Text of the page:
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Scream (2022) UHD Blu-ray HDR Nit Output Concerns... (1 Viewer)

Kaskade1309

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Can someone else who owns this title on 4K Blu-ray (Region 1/A) confirm something for me?

We just received this disc in the mail from Best Buy after waiting for it to come down in price a little, and I was shocked when I ran it through my system -- the HDR10 layer (our Samsung display doesn't support Dolby Vision) didn't seem to pop at all in terms of highlights or extreme light output, instead looking very much like the 1080p Blu-ray we originally rented (and which I remember) with regard to color saturation and "punch."

When I checked the metadata information on my Panasonic DP-UB9000, I was surprised to see that the average nit output wasn't even reaching 200 -- it indicated, on average, something like 197 nits or so if I'm not mistaken, which would have explained why the disc looked kind of "blah" to me.

What's more -- and not that I'm complaining about this -- there was little to no blooming occurring in the letterbox areas of my edge lit screen, which is NOT the norm when we view discs with HDR, also indicative of the transfer looking much darker than usual.

Has anyone else noticed this with the Scream 5 (aka Scream 2022) 4K Blu-ray? Could this have been an issue with the title's HDR10 layer? Doesn't seem like any online reviews are having anything to say about this disc looking dull without any real HDR highlights, but from everything I gathered, the reviewers were running the Dolby Vision layer; the only review I saw that mentioned anything about this was on YouTube (I think it was MovieGuy).
 

Kyle_D

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I don't have the disc, but there's nothing concerning about a 197 nit ABL.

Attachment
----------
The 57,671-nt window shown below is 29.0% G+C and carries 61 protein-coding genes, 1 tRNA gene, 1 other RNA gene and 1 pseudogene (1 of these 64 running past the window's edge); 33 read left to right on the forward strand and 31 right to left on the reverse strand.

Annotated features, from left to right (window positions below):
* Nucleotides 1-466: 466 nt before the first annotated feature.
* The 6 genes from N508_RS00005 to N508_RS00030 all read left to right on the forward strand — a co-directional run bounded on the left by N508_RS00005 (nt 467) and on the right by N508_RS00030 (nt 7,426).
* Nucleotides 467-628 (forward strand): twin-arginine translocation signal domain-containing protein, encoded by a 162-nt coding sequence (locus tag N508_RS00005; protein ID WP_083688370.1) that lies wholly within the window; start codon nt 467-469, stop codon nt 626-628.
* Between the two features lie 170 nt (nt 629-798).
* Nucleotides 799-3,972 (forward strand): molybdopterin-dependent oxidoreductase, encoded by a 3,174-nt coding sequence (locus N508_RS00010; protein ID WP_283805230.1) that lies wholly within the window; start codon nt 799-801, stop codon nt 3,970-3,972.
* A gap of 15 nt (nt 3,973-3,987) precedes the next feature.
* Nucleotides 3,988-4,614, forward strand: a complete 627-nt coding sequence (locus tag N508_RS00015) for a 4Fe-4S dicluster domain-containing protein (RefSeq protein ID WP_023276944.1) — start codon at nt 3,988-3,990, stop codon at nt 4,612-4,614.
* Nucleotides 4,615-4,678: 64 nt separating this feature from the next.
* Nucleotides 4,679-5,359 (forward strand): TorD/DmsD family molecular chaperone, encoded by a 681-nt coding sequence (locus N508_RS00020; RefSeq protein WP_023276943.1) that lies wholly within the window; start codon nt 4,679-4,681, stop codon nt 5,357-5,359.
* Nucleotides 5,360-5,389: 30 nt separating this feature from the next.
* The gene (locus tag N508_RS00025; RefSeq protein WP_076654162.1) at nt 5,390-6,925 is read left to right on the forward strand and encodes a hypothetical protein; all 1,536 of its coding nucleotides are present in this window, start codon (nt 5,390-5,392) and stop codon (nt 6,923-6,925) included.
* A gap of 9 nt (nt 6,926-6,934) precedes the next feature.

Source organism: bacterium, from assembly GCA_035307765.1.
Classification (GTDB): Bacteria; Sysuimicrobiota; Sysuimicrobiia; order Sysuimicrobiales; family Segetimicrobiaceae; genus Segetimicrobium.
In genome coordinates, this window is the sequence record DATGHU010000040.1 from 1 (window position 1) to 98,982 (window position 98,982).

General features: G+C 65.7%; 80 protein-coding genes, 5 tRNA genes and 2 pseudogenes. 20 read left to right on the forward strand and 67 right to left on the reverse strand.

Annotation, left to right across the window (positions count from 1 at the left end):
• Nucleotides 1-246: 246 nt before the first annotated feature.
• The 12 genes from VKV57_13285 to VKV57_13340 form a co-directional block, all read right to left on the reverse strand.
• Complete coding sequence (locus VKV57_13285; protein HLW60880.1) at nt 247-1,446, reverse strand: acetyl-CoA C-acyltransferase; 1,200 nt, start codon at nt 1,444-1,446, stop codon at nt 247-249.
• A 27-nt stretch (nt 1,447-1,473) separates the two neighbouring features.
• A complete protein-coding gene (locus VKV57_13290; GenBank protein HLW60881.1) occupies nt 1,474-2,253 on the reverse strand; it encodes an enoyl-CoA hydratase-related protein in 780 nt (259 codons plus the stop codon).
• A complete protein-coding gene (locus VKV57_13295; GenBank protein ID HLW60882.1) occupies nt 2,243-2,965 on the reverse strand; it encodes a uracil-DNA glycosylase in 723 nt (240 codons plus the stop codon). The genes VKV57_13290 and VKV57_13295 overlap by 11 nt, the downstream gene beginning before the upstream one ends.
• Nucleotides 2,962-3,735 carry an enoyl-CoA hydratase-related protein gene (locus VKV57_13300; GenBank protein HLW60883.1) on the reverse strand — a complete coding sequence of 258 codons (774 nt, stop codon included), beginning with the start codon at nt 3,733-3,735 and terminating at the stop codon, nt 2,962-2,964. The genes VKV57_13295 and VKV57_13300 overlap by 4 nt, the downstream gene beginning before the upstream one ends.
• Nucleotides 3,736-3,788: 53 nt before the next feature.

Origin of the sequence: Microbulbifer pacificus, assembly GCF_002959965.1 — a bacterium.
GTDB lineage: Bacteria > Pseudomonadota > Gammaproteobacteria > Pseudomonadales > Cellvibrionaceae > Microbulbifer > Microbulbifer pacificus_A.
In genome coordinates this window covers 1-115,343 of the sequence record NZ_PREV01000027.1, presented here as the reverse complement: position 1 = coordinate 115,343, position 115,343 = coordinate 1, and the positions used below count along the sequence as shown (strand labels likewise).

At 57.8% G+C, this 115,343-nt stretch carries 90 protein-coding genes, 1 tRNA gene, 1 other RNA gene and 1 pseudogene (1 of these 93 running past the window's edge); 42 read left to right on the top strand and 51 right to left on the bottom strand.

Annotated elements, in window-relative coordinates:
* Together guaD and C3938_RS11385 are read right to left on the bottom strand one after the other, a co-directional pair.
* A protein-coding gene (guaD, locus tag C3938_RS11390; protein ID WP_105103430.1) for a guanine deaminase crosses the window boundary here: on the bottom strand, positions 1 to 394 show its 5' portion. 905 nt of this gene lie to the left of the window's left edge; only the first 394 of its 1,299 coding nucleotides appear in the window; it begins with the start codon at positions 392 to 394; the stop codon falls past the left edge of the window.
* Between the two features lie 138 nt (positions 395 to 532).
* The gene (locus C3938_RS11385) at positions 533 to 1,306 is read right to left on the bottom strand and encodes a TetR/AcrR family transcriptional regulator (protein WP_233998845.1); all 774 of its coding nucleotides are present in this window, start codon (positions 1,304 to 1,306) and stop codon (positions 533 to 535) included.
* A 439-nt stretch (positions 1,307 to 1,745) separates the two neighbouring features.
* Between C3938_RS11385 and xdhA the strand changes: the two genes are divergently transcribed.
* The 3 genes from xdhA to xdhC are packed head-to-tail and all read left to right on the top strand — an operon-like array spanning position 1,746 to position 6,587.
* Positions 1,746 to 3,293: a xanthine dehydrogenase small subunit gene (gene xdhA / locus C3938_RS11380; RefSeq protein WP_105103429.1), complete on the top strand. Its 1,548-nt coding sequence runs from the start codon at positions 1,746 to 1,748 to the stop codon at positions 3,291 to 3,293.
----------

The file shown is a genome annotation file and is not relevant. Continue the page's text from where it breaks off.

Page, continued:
Kaskade1309

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I don't have the disc, but there's nothing concerning about a 197 nit ABL.
For an HDR presentation?

I mean, there were zero spectacular highlights, nor anything that really popped off the screen at any given moment; it actually looked like a standard 1080p presentation, to be honest.
 

Kyle_D

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Yes, even for an HDR presentation. I own many HDR discs that don't get much above 200 nits. Blade Runner 2049 is another example. HDR is a tool, not a toy, and a lot of cinematographers and directors aren't fans of boosting highlights for the sake of boosting highlights, nor are they interested in grading their films to look differently than they would look during theatrical projection.

Also, 197 nits is almost twice as bright as the peak highlights on a properly calibrated SDR display, albeit we don't perceive that large an increase due to the logarithmic way we perceive brightness.
 

Kaskade1309

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Yes, even for an HDR presentation. I own many HDR discs that don't get much above 200 nits. Blade Runner 2049 is another example. HDR is a tool, not a toy, and a lot of cinematographers and directors aren't fans of boosting highlights for the sake of boosting highlights, nor are they interested in grading their films to look differently than they would look during theatrical projection.